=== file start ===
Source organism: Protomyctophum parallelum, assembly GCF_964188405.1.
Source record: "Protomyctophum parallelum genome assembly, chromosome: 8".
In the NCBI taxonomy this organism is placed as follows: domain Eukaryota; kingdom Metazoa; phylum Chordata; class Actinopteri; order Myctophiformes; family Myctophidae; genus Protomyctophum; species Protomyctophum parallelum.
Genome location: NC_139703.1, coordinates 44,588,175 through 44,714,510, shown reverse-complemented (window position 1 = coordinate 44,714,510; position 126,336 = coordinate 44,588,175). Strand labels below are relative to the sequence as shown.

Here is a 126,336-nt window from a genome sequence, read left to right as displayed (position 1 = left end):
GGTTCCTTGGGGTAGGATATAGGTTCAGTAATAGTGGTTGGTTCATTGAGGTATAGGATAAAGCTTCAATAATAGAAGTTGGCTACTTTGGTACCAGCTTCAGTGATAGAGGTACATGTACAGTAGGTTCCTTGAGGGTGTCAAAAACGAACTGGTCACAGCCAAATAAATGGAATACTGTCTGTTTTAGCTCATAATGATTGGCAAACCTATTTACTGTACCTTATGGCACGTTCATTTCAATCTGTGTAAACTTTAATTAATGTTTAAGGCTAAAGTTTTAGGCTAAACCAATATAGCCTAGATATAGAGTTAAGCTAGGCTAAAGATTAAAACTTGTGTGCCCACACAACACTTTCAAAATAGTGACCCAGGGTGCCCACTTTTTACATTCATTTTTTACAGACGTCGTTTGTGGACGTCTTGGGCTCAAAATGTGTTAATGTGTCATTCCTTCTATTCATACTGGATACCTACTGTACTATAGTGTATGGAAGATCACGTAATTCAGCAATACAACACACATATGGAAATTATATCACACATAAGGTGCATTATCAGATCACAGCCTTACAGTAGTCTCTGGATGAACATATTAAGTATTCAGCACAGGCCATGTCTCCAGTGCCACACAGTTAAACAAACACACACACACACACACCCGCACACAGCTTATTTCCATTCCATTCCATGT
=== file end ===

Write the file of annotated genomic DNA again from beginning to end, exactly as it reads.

Source organism: Protomyctophum parallelum, assembly GCF_964188405.1.
Source record: "Protomyctophum parallelum genome assembly, chromosome: 8".
In the NCBI taxonomy this organism is placed as follows: domain Eukaryota; kingdom Metazoa; phylum Chordata; class Actinopteri; order Myctophiformes; family Myctophidae; genus Protomyctophum; species Protomyctophum parallelum.
Genome location: NC_139703.1, coordinates 44,588,175 through 44,714,510, shown reverse-complemented (window position 1 = coordinate 44,714,510; position 126,336 = coordinate 44,588,175). Strand labels below are relative to the sequence as shown.

Here is a 126,336-nt window from a genome sequence, read left to right as displayed (position 1 = left end):
GGTTCCTTGGGGTAGGATATAGGTTCAGTAATAGTGGTTGGTTCATTGAGGTATAGGATAAAGCTTCAATAATAGAAGTTGGCTACTTTGGTACCAGCTTCAGTGATAGAGGTACATGTACAGTAGGTTCCTTGAGGGTGTCAAAAACGAACTGGTCACAGCCAAATAAATGGAATACTGTCTGTTTTAGCTCATAATGATTGGCAAACCTATTTACTGTACCTTATGGCACGTTCATTTCAATCTGTGTAAACTTTAATTAATGTTTAAGGCTAAAGTTTTAGGCTAAACCAATATAGCCTAGATATAGAGTTAAGCTAGGCTAAAGATTAAAACTTGTGTGCCCACACAACACTTTCAAAATAGTGACCCAGGGTGCCCACTTTTTACATTCATTTTTTACAGACGTCGTTTGTGGACGTCTTGGGCTCAAAATGTGTTAATGTGTCATTCCTTCTATTCATACTGGATACCTACTGTACTATAGTGTATGGAAGATCACGTAATTCAGCAATACAACACACATATGGAAATTATATCACACATAAGGTGCATTATCAGATCACAGCCTTACAGTAGTCTCTGGATGAACATATTAAGTATTCAGCACAGGCCATGTCTCCAGTGCCACACAGTTAAACAAACACACACACACACACACCCGCACACAGCTTATTTCCATTCCATTCCATGT